Without the last two events, the birth of this little baby born in Palestine would probably have never come to the attention of the world at large and thus Christianity would never have been born. Indeed, without the resurrection (or an earth-shaking event very much like it) Jesus’ followers would have remained demoralised, unable to preach their Master’s message, much less put their lives on the line for it no matter how much Mary insisted upon what the Gabriel had told her. After all, doubt is nothing new and most of us need a good shake before we accept the incredible. We need more than visions or hearsay to accept a life change. Thus, it is the Resurrection (and not the star, the magi or even virgin birth) which makes the first Christmas coherent for the early followers of Jesus. That isn’t to say the Nativity stories don’t reveal important dimensions of the Gospel. For Friends, this is indeed the first Quaker story, a narrative in which we glance our own reflection. Our Peace Testimony permeates the nativity in Luke and Matthew. When Friends campaign against war and injustice the divine declaration given to the Shepherds is brought to life again: ‘Glory to God in the highest, and on earth peace to men on whom his favour rests’ (Luke 2:14). When Friends genuinely practice our Testimony to Equality, we sing along with the prophetic voice of Mary, who filled with the Spirit tells us how despite her lowly status in the eyes of society, God ‘has lifted up the humble… filled the hungry with good things, but has sent the rich away empty (Luke 1:53). Here is also the call to value simplicity. God decides to manifest not in the halls of emperors and tyrants but in a ram shack through the body a frightened young woman. What about the Truth Testimony? Oddly I think the greatest mirror of truth in the Christmas Story is King Herod. He represents the world of which we are all familiar; one marred by the politics of fear, mutual suspicion, and violence. Raging and sneering against a new light that he cannot comprehend, Herod is not able to let go of the belief that order is based on fear and leadership on the spilling of blood. In Herod’s own darkness and insecurity, we see more clearly ‘the light’ the little child born in Bethlehem offers. He is a ruler without earthly power, without armies or principalities, without popular majorities or a solve-all-your-problems manifesto. He only has love and the sacrifices which absolute dedication to love requires.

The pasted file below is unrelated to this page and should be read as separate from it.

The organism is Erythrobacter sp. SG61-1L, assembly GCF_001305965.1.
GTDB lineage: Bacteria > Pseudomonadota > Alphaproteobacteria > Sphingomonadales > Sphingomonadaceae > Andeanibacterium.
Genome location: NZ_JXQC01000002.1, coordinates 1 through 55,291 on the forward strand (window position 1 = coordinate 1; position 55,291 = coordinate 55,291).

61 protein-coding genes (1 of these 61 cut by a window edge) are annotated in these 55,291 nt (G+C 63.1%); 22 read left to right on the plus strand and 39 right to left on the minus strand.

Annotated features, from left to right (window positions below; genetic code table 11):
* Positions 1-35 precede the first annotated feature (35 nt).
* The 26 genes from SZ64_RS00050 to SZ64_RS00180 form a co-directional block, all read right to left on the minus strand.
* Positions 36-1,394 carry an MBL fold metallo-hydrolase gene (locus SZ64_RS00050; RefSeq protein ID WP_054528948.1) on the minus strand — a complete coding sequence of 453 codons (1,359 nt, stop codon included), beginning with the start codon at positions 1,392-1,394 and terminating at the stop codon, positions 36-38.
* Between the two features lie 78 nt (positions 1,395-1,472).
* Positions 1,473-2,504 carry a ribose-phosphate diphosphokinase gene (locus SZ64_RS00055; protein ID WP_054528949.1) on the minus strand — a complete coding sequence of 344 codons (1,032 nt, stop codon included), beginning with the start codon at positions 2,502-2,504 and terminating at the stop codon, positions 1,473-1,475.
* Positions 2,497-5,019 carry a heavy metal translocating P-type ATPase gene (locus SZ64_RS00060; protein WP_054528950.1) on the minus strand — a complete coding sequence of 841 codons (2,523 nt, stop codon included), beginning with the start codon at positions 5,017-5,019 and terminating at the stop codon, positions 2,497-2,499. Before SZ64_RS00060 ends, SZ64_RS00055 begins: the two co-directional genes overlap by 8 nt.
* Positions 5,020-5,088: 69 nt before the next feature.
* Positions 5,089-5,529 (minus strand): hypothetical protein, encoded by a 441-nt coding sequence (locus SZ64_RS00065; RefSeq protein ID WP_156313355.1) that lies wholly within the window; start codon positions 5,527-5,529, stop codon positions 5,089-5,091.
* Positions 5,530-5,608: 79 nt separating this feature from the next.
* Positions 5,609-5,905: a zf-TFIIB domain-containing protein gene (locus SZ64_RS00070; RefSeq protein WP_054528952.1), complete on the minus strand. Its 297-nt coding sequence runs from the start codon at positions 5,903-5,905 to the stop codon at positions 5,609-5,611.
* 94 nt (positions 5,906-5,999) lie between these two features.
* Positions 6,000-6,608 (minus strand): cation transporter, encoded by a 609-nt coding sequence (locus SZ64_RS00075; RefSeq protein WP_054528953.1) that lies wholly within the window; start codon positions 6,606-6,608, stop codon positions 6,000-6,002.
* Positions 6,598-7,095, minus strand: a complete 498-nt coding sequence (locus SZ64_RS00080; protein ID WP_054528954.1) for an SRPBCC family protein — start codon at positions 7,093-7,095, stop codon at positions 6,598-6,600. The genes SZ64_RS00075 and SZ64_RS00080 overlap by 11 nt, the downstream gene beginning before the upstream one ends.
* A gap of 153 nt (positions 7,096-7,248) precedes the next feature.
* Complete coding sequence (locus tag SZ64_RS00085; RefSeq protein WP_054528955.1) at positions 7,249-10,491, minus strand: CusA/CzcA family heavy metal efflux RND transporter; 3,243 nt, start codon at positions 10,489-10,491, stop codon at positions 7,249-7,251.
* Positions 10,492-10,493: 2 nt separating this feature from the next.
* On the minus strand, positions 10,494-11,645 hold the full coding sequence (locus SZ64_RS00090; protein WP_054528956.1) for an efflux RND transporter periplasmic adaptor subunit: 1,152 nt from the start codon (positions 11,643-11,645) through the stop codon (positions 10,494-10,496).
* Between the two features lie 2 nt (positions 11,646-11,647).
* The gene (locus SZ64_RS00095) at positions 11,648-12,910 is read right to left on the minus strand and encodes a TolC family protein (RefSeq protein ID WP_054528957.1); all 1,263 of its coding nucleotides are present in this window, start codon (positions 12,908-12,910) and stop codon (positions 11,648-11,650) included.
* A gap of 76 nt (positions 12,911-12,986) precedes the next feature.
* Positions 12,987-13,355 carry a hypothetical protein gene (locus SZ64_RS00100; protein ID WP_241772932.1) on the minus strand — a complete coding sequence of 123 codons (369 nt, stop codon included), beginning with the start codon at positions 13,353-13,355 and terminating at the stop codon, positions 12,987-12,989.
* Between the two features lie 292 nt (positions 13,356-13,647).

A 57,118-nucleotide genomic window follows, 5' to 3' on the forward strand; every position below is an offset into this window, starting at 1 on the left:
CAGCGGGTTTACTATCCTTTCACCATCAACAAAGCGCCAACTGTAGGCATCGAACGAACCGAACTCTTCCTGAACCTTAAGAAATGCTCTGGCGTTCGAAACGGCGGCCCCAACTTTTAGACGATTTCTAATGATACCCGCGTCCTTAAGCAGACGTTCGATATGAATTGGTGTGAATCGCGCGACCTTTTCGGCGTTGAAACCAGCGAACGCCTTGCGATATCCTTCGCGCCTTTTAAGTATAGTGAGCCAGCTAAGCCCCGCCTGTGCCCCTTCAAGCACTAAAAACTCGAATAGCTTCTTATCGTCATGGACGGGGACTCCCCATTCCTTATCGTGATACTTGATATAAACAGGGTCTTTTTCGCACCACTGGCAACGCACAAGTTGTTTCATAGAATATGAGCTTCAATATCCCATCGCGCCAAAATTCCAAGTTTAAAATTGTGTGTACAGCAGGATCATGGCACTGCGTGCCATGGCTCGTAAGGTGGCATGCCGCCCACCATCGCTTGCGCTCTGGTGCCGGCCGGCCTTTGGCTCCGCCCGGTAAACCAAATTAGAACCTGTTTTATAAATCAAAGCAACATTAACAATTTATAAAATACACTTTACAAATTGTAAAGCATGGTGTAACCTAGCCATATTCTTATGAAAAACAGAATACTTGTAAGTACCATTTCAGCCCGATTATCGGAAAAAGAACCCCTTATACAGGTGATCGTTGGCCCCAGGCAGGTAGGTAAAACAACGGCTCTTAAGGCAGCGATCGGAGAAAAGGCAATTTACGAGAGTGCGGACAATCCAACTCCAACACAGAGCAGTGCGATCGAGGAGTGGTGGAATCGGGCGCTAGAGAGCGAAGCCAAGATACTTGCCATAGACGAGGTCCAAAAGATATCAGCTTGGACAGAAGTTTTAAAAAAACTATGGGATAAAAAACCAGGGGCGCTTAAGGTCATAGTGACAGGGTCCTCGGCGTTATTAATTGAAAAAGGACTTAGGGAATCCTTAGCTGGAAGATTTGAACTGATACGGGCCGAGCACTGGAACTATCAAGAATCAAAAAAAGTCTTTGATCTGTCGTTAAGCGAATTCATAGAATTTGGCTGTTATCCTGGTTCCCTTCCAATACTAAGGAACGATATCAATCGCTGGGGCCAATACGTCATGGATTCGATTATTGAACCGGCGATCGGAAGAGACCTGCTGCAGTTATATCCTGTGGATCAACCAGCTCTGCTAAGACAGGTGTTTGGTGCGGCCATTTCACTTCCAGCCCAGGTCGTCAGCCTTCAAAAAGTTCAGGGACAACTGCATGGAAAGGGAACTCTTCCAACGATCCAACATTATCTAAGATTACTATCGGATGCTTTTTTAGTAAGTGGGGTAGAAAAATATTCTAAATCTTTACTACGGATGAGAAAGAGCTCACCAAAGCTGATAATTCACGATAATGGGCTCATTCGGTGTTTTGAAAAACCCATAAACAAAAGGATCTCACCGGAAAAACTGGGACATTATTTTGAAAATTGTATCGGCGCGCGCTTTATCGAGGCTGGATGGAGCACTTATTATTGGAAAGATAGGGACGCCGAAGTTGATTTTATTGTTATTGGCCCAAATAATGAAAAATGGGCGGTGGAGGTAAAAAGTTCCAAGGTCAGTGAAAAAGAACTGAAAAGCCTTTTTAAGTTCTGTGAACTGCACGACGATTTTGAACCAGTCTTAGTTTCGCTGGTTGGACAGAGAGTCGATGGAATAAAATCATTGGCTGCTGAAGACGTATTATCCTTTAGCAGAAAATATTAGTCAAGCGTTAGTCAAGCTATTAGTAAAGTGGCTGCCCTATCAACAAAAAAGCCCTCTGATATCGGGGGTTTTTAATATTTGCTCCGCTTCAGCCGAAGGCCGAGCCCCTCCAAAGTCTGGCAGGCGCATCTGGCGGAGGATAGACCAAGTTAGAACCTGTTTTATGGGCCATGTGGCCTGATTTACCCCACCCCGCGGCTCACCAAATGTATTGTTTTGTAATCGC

The Resurrection and Hope Fulfilled
But as a cynical news cycle reminds us, lots of people have high ideals, but most of the time they come to nothing. Movements for justice fizzle out, revolutions are subverted and people remain oppressed. How do we know that the grand life of love and suffering inaugurated by Jesus means anything? Isn’t it certain that in this world, the corrupt kings always win? This is where the empty tomb comes bursting into view. Early Christians continued to tell the birth story of Jesus because the ideals the Nativity narratives embodied were confirmed by their own spiritual experience. The only reason in my view that the story of the angels and the shepherds appears in the Gospel records at all are because something more concrete is coming further down the track, giving the Nativity tradition substance. What Luke and Matthew want us to understand is that the Gospel is not built on insubstantial dreams, but the lightening-bolt at the tomb, the axis point which gives the birth of Jesus’ its meaning. When the Hebrew Prophets declared that the Messiah would usher in a new age (a renewed Covenant no less) the early Church found its inauguration in the life of a man who had defeated inevitability itself. In that solitary, astonishing event, the rules of the world appeared to have suddenly changed. Paul expresses this next phase of the world as new creation where the fear of suffering and death no longer holds sure sway over living beings. As Paul relishes, ‘Where, O death, is your victory? Where, O death is your sting?” (1 Corinthians 15:55). If decay and oblivion were no longer life’s only trajectories, then the followers of Jesus had to start thinking about the world and indeed the universe in a new way. And so, they did. As the Christian Astrophysicist Arnold Benz notes in his excellent book The Future of the Universe (1997):